Small wars are operations undertaken under executive authority, wherein military force is combined with diplomatic pressure in the internal or external affairs of another state whose government is unstable, inadequate, or unsatisfactory for the preservation of life and of such interests as are determined by the foreign policy of our Nation.

-- Small Wars Manual, 1940

Welcome. Small Wars Journal publishes contributed work from across the spectrum of stakeholders in small wars. We look for articles from serious, authentic voices that add richness, breadth and depth to the dialog that too often occurs in cloistered venues. We do not screen articles for conformance with a house view; our only position is that small wars are wicked problems warranting consideration of myriad views before action, to inform what will no doubt be imperfect decisions with significant unintended consequences. On the continuum from paralysis by analysis, to informed action with recognition & maybe mitigation of cascading effects, to bold & ignorant decisiveness, we strive to help our readers find the middle ground.

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What we propose is unique, demanding, immersive, and fills a necessary gap.  This article is a condensed form of a more detailed analysis and description of the proposed Army Cyber Leader Course.

The proper question is not what helicopter should the Army be using today, but rather what should the Army be developing for tomorrow.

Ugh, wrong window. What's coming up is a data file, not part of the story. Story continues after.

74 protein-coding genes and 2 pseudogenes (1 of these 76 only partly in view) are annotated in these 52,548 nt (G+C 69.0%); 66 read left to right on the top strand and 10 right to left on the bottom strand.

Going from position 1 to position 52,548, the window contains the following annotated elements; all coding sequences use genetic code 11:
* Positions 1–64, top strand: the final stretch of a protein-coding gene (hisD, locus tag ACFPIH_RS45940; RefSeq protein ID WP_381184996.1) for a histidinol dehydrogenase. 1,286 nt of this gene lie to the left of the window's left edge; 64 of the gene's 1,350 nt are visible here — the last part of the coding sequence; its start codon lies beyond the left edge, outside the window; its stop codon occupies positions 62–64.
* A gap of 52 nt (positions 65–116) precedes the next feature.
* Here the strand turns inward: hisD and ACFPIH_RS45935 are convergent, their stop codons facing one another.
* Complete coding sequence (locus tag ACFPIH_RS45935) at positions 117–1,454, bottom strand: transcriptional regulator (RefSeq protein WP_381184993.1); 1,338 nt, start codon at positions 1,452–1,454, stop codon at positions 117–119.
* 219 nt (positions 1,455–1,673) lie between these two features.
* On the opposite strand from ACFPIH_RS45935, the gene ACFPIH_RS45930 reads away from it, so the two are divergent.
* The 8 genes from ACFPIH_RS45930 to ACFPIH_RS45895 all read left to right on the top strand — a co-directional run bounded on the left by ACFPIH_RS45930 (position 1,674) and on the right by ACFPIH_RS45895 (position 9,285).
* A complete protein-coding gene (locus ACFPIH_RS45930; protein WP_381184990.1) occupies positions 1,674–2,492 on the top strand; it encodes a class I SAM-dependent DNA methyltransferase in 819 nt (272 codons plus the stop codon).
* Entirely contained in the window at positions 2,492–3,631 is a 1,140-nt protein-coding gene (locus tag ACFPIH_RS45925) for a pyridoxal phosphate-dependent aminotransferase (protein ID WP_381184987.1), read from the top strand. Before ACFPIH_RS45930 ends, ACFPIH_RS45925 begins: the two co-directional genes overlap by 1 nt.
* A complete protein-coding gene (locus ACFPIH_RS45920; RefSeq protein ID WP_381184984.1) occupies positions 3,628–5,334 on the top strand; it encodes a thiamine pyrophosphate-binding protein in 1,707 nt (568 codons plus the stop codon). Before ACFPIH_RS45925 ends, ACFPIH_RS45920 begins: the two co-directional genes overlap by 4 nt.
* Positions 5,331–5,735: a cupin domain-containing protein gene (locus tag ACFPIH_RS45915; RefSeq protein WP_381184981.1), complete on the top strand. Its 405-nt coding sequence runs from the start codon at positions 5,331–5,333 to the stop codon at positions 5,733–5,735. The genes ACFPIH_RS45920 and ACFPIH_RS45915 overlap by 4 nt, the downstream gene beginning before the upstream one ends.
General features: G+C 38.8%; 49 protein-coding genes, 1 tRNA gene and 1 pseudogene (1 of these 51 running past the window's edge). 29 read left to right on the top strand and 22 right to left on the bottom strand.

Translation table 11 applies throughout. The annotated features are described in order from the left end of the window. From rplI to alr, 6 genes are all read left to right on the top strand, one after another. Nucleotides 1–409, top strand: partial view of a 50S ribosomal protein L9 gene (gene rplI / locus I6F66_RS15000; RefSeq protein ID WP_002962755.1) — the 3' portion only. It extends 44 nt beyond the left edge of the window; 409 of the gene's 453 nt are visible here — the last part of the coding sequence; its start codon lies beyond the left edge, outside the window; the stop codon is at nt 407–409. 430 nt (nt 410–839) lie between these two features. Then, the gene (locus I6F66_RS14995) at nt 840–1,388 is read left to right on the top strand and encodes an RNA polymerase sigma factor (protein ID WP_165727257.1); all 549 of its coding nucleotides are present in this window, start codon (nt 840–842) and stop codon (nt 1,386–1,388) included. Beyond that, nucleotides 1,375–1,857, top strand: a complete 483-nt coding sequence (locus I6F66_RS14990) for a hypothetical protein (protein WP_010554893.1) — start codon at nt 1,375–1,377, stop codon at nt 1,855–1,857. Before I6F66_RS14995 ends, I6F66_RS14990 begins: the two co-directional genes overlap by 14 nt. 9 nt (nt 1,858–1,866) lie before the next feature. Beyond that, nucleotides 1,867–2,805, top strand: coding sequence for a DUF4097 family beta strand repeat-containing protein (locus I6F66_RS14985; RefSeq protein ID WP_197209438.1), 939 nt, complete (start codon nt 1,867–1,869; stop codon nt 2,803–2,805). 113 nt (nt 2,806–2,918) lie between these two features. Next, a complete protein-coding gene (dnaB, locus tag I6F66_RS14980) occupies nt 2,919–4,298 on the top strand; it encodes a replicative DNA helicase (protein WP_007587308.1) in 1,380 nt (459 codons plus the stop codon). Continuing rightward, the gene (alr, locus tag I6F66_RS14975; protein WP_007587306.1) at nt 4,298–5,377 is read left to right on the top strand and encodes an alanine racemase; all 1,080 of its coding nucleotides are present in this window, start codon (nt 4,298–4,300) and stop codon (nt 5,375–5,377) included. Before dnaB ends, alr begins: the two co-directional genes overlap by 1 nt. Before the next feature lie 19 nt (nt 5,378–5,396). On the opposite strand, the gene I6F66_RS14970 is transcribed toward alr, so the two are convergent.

Calling “Team Yankee”: Why the U.S. Needs Heavy Armor Back in Europe

The goal of this paper is to contribute to the debate surrounding the question of whether or not American foreign policy has become excessively interventionist.

Not only does non-lethal anti-access represent an option for America’s potential adversaries, in some cases it is the only option, and may be the option of last resort.

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"Unlike the old manual, which laid out the tactics that Petraeus implemented with some success in Iraq, the new one will give soldiers COIN tools that can be used anywhere in the world."

A casual remark by a U.S. general during a breakfast has made China mad, really mad, and Beijing’s response is far less than civil and humble.

Continue on for today's SWJ news and opinion roundup.

"Some have argued that after the frustrating wars in Iraq and Afghanistan, there is little American appetite to send the Army into foreign lands."

"We at Stability wanted to make sure you were aware of a number of fascinating recent articles by leading academics and experienced practitioners."